Texas Tech is designed much better to win a shootout, along the lines of the UT/Oklahoma game, rather than a game played the way the UT/Oklahoma State game was. If they are forced to rely on their kicking, or stop defense, rather than their offense, their chances of winning drop drastically. I am much more confident in the offense needing a touchdown, than the defense needing a stop.
It is understood that Colt McCoy can lead the Texas offense down the field, taking time off the clock, as every completion keeps the clock ticking. They need to force him into incompletions, and keep him from wasting a whole quarter on one possession. If the number of six-plus minute drives is greater than the number of times Texas is forced to punt, I don't think Texas Tech will be able to stay with them.
The Tech defense needs to limit McCoy to under either a 75 percent completion percentage or 7.5 yards per attempt. Only UTEP was able to limit Colt McCoy to under 70 percent completions, and FAU and Oklahoma were the only teams to limit him to under 8 yards per attempt.
Tech needs to limit this aspect of his game in order to disrupt the UT offense.
Mike Leach's whole tenure at Texas Tech has been building up to this one game. He has played spoiler to UT and Oklahoma in the past, but this is the one season that Tech has a chance to play spoiler to the nation's preconceived notion that only defense can win championships. The most eccentric coach in college football has a chance to shake EVERYTHING up.
For a man who admires pirates, this may be the biggest booty Mike Leach will ever have a chance at procuring. A win in this game, though just the start of it all, could be the signature game for Mike Leach's career, a win will say mountains about what he has done here at Tech. A loss, well, they're right back where they were before the season, nothing but a footnote in the Big 12.
His coaching style is what could win or lose this game. How he manages fourth downs, field goals, the balance on offense, every aspect of this game is in Coach Leach's hands. The season, as we know it, is in his hands, and I for one, think he is the perfect man for the job. He may not care about the "dumb" BCS as he is quoted, but we know he cares about winning.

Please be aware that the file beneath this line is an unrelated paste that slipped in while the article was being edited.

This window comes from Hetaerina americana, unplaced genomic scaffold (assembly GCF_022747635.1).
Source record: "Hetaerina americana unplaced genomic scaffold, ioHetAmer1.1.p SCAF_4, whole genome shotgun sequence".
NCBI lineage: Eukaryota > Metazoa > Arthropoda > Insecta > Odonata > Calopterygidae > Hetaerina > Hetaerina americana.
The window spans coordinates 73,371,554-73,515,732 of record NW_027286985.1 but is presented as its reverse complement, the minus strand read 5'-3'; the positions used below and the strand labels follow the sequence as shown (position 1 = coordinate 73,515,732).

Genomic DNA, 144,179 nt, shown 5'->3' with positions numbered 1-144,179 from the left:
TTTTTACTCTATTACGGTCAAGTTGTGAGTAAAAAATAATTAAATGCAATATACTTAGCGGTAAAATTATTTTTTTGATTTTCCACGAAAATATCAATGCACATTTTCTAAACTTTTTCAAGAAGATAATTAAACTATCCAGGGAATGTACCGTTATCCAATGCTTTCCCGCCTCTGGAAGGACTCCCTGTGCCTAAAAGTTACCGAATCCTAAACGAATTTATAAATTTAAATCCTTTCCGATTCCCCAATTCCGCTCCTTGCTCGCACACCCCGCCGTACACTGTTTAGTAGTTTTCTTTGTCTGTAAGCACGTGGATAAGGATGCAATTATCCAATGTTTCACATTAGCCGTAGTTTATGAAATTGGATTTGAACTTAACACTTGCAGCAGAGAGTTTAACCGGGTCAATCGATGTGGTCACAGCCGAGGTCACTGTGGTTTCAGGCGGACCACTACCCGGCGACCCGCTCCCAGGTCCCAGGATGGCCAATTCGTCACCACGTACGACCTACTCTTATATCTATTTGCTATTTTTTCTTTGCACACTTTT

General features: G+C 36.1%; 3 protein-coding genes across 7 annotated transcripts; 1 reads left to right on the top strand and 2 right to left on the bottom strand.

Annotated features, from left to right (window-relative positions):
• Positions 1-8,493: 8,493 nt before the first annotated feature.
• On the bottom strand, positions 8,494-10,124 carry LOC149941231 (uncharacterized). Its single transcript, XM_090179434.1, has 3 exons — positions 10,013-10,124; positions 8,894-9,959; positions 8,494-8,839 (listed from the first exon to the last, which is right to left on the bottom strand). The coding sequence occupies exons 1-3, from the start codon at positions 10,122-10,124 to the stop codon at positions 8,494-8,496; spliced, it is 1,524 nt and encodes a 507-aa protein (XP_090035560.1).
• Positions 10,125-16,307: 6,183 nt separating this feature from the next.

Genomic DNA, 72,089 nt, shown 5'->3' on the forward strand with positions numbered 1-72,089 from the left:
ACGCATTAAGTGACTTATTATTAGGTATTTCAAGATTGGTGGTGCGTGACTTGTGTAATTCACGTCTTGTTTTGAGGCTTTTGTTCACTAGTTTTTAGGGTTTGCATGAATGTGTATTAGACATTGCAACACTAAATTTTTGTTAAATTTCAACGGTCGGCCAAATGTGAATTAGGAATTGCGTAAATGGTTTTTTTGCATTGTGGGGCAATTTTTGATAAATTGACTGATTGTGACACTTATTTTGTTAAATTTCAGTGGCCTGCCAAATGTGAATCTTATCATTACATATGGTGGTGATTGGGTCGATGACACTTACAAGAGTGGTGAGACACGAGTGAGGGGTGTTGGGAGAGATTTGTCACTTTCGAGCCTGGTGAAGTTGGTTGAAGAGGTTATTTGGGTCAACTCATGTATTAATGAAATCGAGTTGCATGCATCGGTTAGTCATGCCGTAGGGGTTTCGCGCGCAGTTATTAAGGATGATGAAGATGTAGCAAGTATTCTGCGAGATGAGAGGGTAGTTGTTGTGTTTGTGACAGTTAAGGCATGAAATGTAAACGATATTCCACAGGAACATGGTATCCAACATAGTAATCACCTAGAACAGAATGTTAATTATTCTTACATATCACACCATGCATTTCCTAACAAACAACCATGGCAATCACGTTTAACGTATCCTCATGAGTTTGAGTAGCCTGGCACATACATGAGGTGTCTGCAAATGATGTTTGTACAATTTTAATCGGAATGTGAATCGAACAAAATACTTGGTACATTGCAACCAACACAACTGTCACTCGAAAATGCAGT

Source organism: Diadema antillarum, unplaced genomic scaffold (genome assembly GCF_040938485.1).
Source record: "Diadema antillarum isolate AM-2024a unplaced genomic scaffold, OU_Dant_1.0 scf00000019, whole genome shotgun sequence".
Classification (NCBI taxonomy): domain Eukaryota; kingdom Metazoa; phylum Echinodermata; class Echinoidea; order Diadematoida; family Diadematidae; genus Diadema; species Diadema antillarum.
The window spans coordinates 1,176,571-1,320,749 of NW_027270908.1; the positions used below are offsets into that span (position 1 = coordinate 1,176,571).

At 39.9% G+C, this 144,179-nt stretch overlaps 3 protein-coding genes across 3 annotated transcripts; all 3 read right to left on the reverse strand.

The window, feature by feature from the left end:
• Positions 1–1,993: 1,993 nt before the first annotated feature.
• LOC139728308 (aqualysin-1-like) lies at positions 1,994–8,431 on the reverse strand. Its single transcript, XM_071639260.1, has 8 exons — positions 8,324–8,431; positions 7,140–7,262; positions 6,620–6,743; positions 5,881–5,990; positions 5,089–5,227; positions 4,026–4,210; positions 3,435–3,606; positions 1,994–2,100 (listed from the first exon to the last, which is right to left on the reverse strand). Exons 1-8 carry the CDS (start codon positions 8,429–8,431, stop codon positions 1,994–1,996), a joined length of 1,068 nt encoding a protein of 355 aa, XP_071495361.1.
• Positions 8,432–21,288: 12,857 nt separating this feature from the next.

You have to think that Longhorns fans are scared of a coach who is never afraid to go for it on fourth down, regardless of the spot on the field. How could you not be? I'd fully expect to see something monumental and unbelievable happen in this game, after all, isn't that the Mike Leach we all know? It's the biggest game he's coached, why wouldn't he pull out his biggest surprise?
Texas Tech has been able to avoid the letdown loss, and now they need the signature win, or rather, the first of three signature wins needed this season to reach the Big 12 Championship.
I was unsure of this game a few weeks ago. But after watching Texas struggle to put Oklahoma State away, and Texas Tech play a full game against Kansas, I have seen the light. The Texas Tech offense is the best in the nation.
The Texas Tech defense may ACTUALLY be improved this time, regardless of the fact that they say that every year. Graham Harrell is a legitimate Heisman candidate, and just having Michael Crabtree on the field opens it up for everything.
Texas is the most consistent, dominant team in the Big 12, but this stretch has really worn them down. Colt McCoy is a legitimate Heisman candidate, and at this moment, he is the winner.
But, you cannot expect Colt McCoy to lead the Longhorns at an absolute record pace forever. If the defense doesn't improve, and the running game doesn't become more consistent, his shoulders may shatter from all the hopes of the team, the city, the nation riding on them.
This game is going to be a shootout, I will guarantee you that. I was unsure of whether Oklahoma State and Texas would really score that much last week, and they didn't. I think that Texas will lose if they play as they did last weekend.
Those mistakes in the fourth quarter will not go without consequences against Texas Tech, every turnover will be a gamebreaker.
This is the spotlight that nobody believes Texas Tech should be in. Keep on talking, keep on giving them motivation, they love it. Underdogs against Kansas, that's cool, they'll just embarrass them at their homecoming. Undefeated only because they haven't played anybody?
That's okay, we'll just win every game. This is the moment Texas Tech wants, whether or not you think they belong.
Texas Tech over Texas- 45-35